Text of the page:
As a studio, we were tasked with building an automated falafel cart. When we split into smaller groups, our group was tasked with creating an automated folding mechanism. The mechanism had to perform three specific folds that would make the open sandwich a wrap: a left fold, a smaller back fold, and finally a right fold. Then we had to wrap the sandwich in paper or foil in a way that did not get tangled with the fold of the bread. Finally, this step would be the last one on the cart, so we wanted the machine to serve as well. Our solution was to move the wrap back and forth across a stationary, fluted, curved ramp that would take the edge of the bread and fold it to the other side. The wrap would move via a plate that is attached to a track that runs beneath the upper level, a.k.a. within the box. To make different folds, we would turn the plate 90 degrees using a gear attached to the rod and a few teeth attached to the underside of the upper level. This mechanism will serve two purposes: folding the falafel, and also wrapping the sandwich in paper. The process for wrapping is exactly the same as folding; all you have to do is place paper underneath the completed sandwich and run it through the machine again.
Even though folding by hand would be more efficient, we are not aiming for efficiency in this machine. We want to make an automated system for folding that looks interesting, and can serve as an attraction for the cart. After all, this is the final step of the semi-automated falafel process, so we wanted to end the show with something mechanically compelling. Our folding machine works by using a plate to drag the edge of a lavash bread up a curved, sloped ramp, so that the edge of the ramp gradually brings the edge of the lavash to the ⅔ mark. Then, a gear fixed to the rod is turned 90 degrees by a strip of teeth on the end of the track. Because the track is ovular, the lavash is now folded 5 cm shallower. It then turns around once again to make the third fold on the other side (another ⅔ fold). To wrap the falafel in foil, this process is repeated again, but with paper underneath. A person will both operate the plate with a handle, which is attached to the rod fixed to the plate, and place the paper under the folded wrap.Compared to former projects we have worked on, this mechanism has gone through a lot of changes. Over the course of the folder’s development, we have fundamentally changed its design several times, and have talked about fundamentally changing it many more. We listed three iterations, but in reality, those versions are just major turning points in a vast network of small iterations. The track that guides the plate has redesigned many times. The rod has been held by all sorts of sockets with bearings, and our final design does not include a socket. Everything from the turning gear to the size of the box has been changed at one point. The only thing that still remains from the original design is the ramps, and even they have had their shape changed twice. Even though making all those changes was stressful, (especially the changes made a day before the deadline) I believe we had a great process. Every change we made led to a deeper understanding of our mechanism and our vision for the mechanism, and a deep understanding of those things is essential, especially in a mechanically intensive project like this.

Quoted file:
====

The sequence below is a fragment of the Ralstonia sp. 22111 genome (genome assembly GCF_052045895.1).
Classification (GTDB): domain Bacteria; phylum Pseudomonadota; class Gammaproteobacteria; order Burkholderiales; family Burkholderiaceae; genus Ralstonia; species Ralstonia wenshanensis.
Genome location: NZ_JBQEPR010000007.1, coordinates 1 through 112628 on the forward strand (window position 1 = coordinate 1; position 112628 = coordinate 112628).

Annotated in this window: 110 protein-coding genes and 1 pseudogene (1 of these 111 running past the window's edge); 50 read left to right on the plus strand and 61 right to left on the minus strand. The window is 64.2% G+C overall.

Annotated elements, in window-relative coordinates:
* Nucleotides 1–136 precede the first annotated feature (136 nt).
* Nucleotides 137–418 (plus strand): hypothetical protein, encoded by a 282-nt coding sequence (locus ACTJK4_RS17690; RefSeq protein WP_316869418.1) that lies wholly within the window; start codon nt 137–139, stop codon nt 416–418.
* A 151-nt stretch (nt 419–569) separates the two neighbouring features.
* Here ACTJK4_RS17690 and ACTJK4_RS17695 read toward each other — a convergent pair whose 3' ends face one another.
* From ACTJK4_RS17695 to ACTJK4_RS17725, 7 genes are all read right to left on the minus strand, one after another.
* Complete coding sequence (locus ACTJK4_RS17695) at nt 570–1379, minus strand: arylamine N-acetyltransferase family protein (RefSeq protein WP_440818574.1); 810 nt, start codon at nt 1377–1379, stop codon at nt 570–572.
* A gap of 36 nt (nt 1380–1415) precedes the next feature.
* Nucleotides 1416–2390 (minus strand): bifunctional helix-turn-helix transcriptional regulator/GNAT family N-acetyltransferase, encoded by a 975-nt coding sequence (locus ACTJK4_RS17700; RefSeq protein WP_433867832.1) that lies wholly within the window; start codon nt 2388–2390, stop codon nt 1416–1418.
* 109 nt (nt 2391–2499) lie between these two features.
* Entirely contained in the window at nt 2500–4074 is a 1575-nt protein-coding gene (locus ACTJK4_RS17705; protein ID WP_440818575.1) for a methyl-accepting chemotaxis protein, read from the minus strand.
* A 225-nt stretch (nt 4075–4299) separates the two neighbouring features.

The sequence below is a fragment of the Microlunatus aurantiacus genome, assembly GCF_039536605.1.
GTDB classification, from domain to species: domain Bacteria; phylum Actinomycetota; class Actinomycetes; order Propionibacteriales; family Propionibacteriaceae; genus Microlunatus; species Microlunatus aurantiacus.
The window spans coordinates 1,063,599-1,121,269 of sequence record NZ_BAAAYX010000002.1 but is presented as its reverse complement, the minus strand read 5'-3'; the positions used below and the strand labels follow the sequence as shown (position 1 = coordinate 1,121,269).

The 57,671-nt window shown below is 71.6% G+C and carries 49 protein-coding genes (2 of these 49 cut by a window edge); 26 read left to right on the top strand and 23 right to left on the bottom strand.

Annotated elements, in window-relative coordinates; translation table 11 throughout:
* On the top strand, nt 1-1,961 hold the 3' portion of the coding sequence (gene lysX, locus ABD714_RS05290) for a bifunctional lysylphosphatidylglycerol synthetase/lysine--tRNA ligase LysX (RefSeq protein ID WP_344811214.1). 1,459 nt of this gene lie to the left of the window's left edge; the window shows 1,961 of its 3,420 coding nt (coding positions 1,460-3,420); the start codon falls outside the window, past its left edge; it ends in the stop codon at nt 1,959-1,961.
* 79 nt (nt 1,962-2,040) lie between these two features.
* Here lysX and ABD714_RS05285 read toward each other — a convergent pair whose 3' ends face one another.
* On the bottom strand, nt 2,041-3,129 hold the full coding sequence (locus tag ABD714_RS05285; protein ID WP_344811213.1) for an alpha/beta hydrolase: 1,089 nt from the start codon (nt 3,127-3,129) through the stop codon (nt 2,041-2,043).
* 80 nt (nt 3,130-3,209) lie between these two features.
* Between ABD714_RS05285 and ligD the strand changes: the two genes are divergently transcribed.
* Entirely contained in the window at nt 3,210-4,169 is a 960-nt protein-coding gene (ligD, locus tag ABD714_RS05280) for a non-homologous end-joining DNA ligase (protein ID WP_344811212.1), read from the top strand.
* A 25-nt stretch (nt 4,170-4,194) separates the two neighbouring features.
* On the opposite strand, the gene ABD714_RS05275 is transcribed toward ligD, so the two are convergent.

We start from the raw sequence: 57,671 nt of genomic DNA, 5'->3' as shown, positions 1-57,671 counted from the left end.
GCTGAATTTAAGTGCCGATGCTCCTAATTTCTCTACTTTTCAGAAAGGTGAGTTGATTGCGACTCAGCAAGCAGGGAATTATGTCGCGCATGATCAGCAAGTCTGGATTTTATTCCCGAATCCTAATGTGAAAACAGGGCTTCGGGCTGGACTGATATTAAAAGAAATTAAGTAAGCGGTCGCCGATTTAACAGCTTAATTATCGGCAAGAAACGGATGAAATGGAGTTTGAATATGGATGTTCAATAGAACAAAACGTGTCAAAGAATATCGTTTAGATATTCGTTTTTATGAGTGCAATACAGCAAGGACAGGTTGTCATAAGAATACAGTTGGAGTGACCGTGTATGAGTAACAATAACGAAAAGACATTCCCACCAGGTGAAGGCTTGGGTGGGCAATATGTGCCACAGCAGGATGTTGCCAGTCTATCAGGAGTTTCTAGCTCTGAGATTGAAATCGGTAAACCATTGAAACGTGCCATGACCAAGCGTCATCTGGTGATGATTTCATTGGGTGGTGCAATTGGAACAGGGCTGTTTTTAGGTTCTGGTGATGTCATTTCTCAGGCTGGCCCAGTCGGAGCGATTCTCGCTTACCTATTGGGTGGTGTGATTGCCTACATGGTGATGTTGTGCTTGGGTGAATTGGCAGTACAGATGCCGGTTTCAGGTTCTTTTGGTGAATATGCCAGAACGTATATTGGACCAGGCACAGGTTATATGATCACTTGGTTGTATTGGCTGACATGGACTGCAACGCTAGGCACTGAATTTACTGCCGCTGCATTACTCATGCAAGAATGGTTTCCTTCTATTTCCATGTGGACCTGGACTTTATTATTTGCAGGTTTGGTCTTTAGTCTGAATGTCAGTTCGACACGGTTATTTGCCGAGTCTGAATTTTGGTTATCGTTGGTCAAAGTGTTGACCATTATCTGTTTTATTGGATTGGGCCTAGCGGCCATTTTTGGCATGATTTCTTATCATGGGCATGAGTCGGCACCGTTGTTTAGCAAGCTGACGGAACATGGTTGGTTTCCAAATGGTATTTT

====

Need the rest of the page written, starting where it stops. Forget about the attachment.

If we were to continue working on this project, our next step would be to use a bristle like material to make it easier for the plate to rotate and turn, hopefully eliminating the need for gears. We would imagine the bristle materials would help prevent crumbs and falafel remnants from falling down into the box. We would also look to use materials such as stainless steel instead of wood as we need a material that is “food safe”. Finally, we might look to create an even quicker folding mechanism that does not need to go around the track twice.